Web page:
Rohrer College of Business research and practice are aligned with the United Nations goal of eradicating poverty | Rowan today

This month the UN marks 30th anniversary of the International Day for the Eradication of Poverty.

Although the UN’s goal has yet to be met, researchers at Rowan University’s Rohrer College of Business School of Innovation and Entrepreneurship believe that eradicating poverty is entirely achievable and that entrepreneurship can help.

Dr. Susana Santos, associate professor of entrepreneurship and associate director of the Rowan Center for Innovation and Entrepreneurship, was inspired to study the relationship between starting a business and breaking the often-generational cycle of poverty by experiences in her native Portugal.

“Although I was fortunate to be born into a middle-class family, many of my classmates were from very poor neighborhoods,” Santos said.

In 2022, Santos published two key papers that link entrepreneurship and breaking the bonds of poverty, The Technologization of Entrepreneurial Processes: A Poverty Perspective and Entrepreneurship as a Path to and Out of Poverty: A Configurational Perspective.

Key to the struggle to escape poverty is the working poor’s limited access to basic resources such as health care, education and well-paying jobs, but Santos’ research finds that entrepreneurship can be a way out for some.

“Part of the research we’ve developed is about how we can expand the horizon of possibilities,” Santos said. “Entrepreneurs create their own jobs, and in time they can employ uncle, son, daughter and others around them.”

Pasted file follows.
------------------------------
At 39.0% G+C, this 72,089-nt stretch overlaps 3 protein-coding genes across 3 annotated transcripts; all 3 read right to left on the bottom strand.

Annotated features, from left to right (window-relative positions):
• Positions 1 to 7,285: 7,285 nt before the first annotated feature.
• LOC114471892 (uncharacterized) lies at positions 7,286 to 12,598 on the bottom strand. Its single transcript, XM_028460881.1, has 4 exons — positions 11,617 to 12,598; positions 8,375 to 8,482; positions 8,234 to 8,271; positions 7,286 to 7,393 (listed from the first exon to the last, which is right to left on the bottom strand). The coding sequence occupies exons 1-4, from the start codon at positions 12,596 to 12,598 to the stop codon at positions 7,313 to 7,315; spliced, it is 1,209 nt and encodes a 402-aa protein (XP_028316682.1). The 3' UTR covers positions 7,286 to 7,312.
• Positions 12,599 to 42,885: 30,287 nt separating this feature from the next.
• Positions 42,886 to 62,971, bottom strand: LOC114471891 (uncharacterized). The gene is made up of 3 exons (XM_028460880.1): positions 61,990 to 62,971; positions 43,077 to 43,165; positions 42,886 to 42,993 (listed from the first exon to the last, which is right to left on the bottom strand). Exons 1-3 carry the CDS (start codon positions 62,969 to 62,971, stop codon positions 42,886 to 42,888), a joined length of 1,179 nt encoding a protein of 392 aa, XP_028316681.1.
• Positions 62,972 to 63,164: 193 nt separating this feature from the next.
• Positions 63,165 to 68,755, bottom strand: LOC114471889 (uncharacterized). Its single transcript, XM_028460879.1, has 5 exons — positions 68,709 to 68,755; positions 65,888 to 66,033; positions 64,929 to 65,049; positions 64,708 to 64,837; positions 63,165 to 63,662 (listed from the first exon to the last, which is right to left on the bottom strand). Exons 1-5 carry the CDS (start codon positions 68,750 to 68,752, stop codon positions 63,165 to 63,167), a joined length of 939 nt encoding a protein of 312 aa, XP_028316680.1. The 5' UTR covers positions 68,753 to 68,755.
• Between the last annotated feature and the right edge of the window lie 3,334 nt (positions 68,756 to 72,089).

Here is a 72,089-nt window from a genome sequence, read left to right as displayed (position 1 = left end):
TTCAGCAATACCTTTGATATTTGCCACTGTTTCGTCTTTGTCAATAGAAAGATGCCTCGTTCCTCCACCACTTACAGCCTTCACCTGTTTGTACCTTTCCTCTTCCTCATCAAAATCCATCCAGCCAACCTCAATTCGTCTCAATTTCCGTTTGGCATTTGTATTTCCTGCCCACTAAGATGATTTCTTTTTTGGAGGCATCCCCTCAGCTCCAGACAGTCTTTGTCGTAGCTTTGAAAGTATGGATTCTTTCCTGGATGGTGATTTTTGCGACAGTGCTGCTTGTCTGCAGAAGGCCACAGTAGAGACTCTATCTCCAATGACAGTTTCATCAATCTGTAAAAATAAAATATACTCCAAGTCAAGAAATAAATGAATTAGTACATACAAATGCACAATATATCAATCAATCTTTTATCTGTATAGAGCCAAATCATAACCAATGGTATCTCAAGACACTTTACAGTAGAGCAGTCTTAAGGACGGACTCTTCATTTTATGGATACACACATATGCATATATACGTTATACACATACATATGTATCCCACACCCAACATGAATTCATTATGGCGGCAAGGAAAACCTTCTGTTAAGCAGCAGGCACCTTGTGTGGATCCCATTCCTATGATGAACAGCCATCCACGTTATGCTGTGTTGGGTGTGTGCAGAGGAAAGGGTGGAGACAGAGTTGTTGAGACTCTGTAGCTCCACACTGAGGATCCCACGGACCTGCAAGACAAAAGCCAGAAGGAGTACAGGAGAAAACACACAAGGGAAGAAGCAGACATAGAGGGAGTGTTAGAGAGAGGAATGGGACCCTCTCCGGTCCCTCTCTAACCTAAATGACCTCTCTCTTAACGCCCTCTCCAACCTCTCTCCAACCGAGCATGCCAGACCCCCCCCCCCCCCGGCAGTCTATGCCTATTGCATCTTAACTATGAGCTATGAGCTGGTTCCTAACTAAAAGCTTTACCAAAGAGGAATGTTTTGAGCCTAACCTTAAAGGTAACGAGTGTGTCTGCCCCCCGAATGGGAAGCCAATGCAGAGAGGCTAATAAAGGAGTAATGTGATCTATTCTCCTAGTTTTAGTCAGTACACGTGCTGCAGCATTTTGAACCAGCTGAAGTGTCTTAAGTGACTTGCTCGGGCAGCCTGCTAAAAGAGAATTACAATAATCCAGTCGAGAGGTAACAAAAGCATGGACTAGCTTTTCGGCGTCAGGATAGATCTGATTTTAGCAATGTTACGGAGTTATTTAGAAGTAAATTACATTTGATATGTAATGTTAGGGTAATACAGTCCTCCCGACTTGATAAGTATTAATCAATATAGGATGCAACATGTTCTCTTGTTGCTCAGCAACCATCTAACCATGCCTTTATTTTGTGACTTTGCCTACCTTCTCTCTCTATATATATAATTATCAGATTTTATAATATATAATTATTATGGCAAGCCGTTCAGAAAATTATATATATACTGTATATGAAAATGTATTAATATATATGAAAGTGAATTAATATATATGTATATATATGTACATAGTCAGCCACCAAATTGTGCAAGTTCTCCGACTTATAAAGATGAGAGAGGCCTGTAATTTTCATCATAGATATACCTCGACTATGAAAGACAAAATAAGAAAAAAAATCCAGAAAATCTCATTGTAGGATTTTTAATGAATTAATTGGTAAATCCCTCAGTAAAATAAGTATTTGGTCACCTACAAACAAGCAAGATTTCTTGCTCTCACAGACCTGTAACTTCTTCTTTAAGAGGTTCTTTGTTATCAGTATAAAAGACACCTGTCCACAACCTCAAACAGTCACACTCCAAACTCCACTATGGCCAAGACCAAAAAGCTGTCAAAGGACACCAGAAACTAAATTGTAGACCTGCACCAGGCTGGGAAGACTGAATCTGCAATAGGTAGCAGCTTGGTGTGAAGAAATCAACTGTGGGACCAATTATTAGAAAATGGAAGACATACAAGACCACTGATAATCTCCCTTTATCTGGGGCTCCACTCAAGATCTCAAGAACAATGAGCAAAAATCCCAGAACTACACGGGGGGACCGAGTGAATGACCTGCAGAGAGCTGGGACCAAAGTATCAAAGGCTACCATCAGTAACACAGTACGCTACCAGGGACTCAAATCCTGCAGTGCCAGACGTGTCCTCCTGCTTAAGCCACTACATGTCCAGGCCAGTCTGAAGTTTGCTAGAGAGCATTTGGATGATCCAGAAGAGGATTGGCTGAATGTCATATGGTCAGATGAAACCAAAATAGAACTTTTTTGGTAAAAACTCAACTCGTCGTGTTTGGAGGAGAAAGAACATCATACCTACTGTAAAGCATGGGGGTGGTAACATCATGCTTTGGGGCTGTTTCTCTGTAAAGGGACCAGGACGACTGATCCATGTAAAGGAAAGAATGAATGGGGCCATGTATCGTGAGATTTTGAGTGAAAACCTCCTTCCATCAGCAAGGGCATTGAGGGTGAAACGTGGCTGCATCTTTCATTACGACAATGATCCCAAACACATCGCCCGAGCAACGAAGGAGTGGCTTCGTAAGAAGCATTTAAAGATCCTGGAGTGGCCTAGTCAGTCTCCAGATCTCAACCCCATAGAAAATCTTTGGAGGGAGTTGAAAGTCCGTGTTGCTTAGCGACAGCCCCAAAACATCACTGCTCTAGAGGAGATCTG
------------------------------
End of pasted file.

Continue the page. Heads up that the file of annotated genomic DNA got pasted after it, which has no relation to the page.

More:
From theory to practice

Santos, who is publishing on Gender, Poverty and Entrepreneurship in 2021, said the aim of her research is to put it into practice. Working with RCB colleagues, she and others this fall launched a program called Accelerate South Jersey: Focus Camden.

Created for residents of one of America’s poorest cities, the program is led by Dr. Michael Dominik, senior lecturer in entrepreneurship, and in its first year involved 14 aspiring businesswomen in a range of new ventures, including fashion, food service and public agriculture.

The grandson of immigrants who settled in Camden and started businesses, Dominic said the first group of Accelerate South Jersey participants are attending an “educational boot camp” for six Saturdays this fall, where they study topics such as target marketing, business expenses, revenue forecasting and securing funding.

Dominick, who was born in Camden and lived part of his life there, said one of his grandfathers was a tailor in town and his father opened and operated Atlantic Cleaners on West Mount Ephraim Avenue.

“I have a passion for this city and I believe that entrepreneurship can work here because it allows one to control one’s destiny,” he said.

Among the first class of Accelerate South Jersey participants, Creatina Phillips said lessons from the program are helping her start a plus-size women’s fashion business in Camden.

“The whole idea behind it is to bring peace, body positivity and acceptance to the plus-size community,” said Phillips, who grew up in the city and wants to open a Camden storefront.

Until then, Phillips said she has focused on e-commerce ( and special event sales, including Rowan’s Homecoming celebration on Oct. 22.

“I grew up in Camden and my feeling is, why not give something back that should be in our cities?” she said.

Dr. Eric Liguori, founder of Rowan’s School of Innovation and Entrepreneurship, said SIE’s primary focus is connecting researchers, practitioners, policymakers and students.

“The combination of applied research with community-based programming is powerful, and I’m excited to see that impact amplified by our student body as they begin to engage with these startups,” he said.

Next semester, students from the Rohrer College of Business and the Ric Edelman College of Communications and Creative Arts will partner to further support Accelerate South Jersey startups in areas such as business planning, marketing, photography, graphic design, copywriting and editing.

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